The distillery is located in the old sawmills on the Milltown Road just on the fringe of Dingle. Behind the distillery is an old mill wheel which used to be in operation but has fallen into disrepair.

Ferriter explains that the long-term plan is to get it back up and running so a constant supply of Dingle water can be used in the production of the whiskey, gin and vodka.

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The vodka is another range that is gaining in popularity – it’s unique selling point is it is quintuple distilled.

vodka1 Source: Dingle Whiskey Distillery

Irish whiskey 

Ireland is known around the world for its whiskey, but it hasn’t always been so.

Our cheerful and enthusiastic tour guide Joe Joyce tells us Ireland slipped off the radar in the whiskey world back in the prohibition in the US.

Scottish whiskeys began to take over by supplying the states.

Two hundred years ago, Ireland had over a hundred officially recognised distilleries. However by the turn of this century there were just two.

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Supporting local

The Dingle Whiskey Distillery says it is not in the business of creating a mega brand.

Employing a local staff of ten people and one brand ambassador staff member in Dublin, the scale is modest producing just two casks per week. However, Ferriter says looking forward with the tourism offering on site they hope to increase staff by another 10-15 people over the next two years.

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The distillery prides itself on its artisan approach. Using three hand-crafted copper pot stills made specially for the Dingle distillery by Forsyths in Scotland, the Irish malted barley is used to make pure pot still malt whiskey. The largest pot still can hold up to 7,000 litres.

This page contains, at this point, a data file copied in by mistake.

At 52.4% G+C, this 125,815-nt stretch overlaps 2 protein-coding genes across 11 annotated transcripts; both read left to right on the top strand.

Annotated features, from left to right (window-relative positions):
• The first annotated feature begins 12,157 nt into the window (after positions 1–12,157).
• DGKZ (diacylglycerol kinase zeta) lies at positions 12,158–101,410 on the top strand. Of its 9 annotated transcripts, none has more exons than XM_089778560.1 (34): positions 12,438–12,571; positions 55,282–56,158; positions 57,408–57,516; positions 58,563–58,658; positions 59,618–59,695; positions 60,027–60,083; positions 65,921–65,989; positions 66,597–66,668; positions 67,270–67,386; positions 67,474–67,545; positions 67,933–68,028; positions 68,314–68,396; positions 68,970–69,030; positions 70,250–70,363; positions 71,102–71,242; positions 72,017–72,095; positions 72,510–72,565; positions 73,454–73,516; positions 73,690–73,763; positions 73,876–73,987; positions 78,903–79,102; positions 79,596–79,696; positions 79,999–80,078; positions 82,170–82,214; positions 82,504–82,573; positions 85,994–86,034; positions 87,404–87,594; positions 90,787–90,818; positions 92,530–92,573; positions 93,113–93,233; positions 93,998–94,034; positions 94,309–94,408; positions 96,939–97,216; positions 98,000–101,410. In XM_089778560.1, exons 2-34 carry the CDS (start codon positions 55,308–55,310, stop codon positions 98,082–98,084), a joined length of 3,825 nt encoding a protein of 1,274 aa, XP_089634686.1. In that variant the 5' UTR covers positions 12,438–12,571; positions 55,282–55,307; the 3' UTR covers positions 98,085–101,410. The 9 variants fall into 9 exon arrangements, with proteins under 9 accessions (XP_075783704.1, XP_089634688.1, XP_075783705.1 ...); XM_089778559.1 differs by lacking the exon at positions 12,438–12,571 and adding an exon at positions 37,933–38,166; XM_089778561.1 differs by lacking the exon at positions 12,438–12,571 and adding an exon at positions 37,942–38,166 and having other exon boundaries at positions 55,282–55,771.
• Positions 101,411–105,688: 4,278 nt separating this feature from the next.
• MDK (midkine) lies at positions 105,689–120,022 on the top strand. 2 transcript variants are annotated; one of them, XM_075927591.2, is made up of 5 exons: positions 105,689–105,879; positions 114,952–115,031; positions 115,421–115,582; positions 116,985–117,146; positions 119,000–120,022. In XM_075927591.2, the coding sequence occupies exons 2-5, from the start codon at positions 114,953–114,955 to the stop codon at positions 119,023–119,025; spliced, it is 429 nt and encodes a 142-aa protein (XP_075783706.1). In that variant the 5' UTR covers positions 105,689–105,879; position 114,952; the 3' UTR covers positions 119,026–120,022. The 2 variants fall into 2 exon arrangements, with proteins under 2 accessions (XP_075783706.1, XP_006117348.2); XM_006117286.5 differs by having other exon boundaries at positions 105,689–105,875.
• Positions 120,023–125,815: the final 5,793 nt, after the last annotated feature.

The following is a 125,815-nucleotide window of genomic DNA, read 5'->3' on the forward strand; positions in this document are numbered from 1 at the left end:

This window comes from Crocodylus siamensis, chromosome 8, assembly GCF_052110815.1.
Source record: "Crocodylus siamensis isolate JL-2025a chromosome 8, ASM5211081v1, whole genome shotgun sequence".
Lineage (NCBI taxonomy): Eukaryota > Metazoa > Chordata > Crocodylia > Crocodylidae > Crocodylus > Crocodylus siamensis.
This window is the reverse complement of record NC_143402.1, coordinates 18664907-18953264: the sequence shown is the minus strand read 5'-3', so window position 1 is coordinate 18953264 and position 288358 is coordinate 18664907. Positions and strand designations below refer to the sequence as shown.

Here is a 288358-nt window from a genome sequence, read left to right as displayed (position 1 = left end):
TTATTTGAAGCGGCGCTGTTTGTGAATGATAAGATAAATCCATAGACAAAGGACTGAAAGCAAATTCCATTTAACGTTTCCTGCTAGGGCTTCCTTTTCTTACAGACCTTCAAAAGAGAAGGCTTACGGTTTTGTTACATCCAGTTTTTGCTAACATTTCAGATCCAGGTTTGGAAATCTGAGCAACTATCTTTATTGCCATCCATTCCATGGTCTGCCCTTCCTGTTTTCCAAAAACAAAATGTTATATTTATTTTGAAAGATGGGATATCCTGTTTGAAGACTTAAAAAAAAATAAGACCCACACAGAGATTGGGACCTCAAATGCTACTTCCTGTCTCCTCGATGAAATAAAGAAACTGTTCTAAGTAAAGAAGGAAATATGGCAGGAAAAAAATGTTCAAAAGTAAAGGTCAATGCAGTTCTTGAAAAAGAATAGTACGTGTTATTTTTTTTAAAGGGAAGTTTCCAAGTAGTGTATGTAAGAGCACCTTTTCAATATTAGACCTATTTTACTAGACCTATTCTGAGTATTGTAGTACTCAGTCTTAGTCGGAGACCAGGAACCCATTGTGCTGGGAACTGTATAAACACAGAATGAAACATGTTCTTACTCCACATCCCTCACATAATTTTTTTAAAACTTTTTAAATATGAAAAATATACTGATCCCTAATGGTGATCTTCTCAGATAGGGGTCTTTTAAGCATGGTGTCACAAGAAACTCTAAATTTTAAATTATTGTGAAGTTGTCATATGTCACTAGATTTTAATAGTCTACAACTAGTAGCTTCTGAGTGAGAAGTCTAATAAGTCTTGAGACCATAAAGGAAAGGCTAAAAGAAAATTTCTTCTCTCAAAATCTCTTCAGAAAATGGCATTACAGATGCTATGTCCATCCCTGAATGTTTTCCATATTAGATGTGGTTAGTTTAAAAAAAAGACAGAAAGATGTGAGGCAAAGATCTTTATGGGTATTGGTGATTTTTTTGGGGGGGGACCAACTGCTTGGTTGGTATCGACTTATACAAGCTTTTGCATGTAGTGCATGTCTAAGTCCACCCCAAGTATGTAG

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Our tour guide Joe tells us to stick our head over the brew as the yeast cells eat the simple sugars found in whiskey mash. The powerful whiff of the brew and the carbon dioxide it emits is enough to knock the socks of anyone and the stunned faces of tourists on the guided tour definitely need a drink after it!

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It’s explained to us that whiskey is not whiskey until it comes out of out the cask, so until then it is pure spirit, also known as moonshine or poitín.

whiskey

Given a drop, we taste the spirit at it’s strongest of over 60% abv – not something you should do if you have work the next day.

Founding fathers

Thinking outside the box, the distillery also has another line of revenue.

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The first 500 casks are available to those who wish to become “The Dingle Founding Fathers”.

Print

Investors may choose to have the contents of their personalised whiskey casks bottled on site by the Dingle Distillery or after 5 years, cask owners may choose to take ownership of the cask.

Investors may choose to keep the cask at the distillery for a longer period to allow it to mature further before bottling.

If you want to taste the much anticipated Dingle Whiskey, you’ll just have to wait.

The first Dingle Whiskey will be released in 2016. Ferriter says is poignant as it is the centenary of Irish independence.

“Given our independent nature, we feel that this is a happy coincidence.”

Read: Irish whiskey is going through a resurgence – but not everyone will enjoy it>

Read: Inside the first whiskey distillery to open in Dublin in over 125 years>